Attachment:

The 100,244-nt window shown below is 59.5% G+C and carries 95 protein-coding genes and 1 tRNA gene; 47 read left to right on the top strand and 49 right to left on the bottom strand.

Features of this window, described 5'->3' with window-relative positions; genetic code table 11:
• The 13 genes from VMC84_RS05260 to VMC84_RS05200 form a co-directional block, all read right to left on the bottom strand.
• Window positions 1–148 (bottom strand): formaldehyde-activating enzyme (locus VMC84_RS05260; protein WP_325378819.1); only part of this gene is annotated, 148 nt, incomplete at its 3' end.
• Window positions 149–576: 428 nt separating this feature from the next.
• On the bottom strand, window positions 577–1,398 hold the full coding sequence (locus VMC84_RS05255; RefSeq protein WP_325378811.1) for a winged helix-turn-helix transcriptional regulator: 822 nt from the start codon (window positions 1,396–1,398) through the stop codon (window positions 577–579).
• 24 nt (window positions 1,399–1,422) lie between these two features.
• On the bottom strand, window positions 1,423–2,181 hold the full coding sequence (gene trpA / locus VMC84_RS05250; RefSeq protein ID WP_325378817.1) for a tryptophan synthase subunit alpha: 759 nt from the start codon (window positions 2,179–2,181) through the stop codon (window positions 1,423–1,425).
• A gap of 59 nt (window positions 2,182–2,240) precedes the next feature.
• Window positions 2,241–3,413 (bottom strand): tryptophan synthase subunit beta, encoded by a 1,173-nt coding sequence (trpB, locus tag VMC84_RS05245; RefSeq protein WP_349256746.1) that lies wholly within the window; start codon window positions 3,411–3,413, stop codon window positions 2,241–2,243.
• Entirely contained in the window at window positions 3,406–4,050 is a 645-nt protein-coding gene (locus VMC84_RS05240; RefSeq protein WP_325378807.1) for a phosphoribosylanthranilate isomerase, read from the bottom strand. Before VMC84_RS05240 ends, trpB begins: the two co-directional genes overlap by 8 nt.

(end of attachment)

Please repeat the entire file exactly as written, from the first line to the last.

The 100,244-nt window shown below is 59.5% G+C and carries 95 protein-coding genes and 1 tRNA gene; 47 read left to right on the top strand and 49 right to left on the bottom strand.

Features of this window, described 5'->3' with window-relative positions; genetic code table 11:
• The 13 genes from VMC84_RS05260 to VMC84_RS05200 form a co-directional block, all read right to left on the bottom strand.
• Window positions 1–148 (bottom strand): formaldehyde-activating enzyme (locus VMC84_RS05260; protein WP_325378819.1); only part of this gene is annotated, 148 nt, incomplete at its 3' end.
• Window positions 149–576: 428 nt separating this feature from the next.
• On the bottom strand, window positions 577–1,398 hold the full coding sequence (locus VMC84_RS05255; RefSeq protein WP_325378811.1) for a winged helix-turn-helix transcriptional regulator: 822 nt from the start codon (window positions 1,396–1,398) through the stop codon (window positions 577–579).
• 24 nt (window positions 1,399–1,422) lie between these two features.
• On the bottom strand, window positions 1,423–2,181 hold the full coding sequence (gene trpA / locus VMC84_RS05250; RefSeq protein ID WP_325378817.1) for a tryptophan synthase subunit alpha: 759 nt from the start codon (window positions 2,179–2,181) through the stop codon (window positions 1,423–1,425).
• A gap of 59 nt (window positions 2,182–2,240) precedes the next feature.
• Window positions 2,241–3,413 (bottom strand): tryptophan synthase subunit beta, encoded by a 1,173-nt coding sequence (trpB, locus tag VMC84_RS05245; RefSeq protein WP_349256746.1) that lies wholly within the window; start codon window positions 3,411–3,413, stop codon window positions 2,241–2,243.
• Entirely contained in the window at window positions 3,406–4,050 is a 645-nt protein-coding gene (locus VMC84_RS05240; RefSeq protein WP_325378807.1) for a phosphoribosylanthranilate isomerase, read from the bottom strand. Before VMC84_RS05240 ends, trpB begins: the two co-directional genes overlap by 8 nt.